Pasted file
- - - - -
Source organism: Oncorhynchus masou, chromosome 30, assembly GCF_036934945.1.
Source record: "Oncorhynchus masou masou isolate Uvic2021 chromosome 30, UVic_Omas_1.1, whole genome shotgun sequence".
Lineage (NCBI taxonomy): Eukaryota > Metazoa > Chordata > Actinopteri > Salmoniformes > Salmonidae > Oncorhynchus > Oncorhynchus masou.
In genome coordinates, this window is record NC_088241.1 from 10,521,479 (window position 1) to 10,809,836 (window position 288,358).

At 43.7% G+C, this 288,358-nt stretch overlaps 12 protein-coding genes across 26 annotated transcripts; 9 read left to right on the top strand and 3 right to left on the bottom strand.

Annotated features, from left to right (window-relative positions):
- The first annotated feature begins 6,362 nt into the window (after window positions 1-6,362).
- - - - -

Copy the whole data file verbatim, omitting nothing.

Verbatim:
Source organism: Oncorhynchus masou, chromosome 30, assembly GCF_036934945.1.
Source record: "Oncorhynchus masou masou isolate Uvic2021 chromosome 30, UVic_Omas_1.1, whole genome shotgun sequence".
Lineage (NCBI taxonomy): Eukaryota > Metazoa > Chordata > Actinopteri > Salmoniformes > Salmonidae > Oncorhynchus > Oncorhynchus masou.
In genome coordinates, this window is record NC_088241.1 from 10,521,479 (window position 1) to 10,809,836 (window position 288,358).

At 43.7% G+C, this 288,358-nt stretch overlaps 12 protein-coding genes across 26 annotated transcripts; 9 read left to right on the top strand and 3 right to left on the bottom strand.

Annotated features, from left to right (window-relative positions):
- The first annotated feature begins 6,362 nt into the window (after window positions 1-6,362).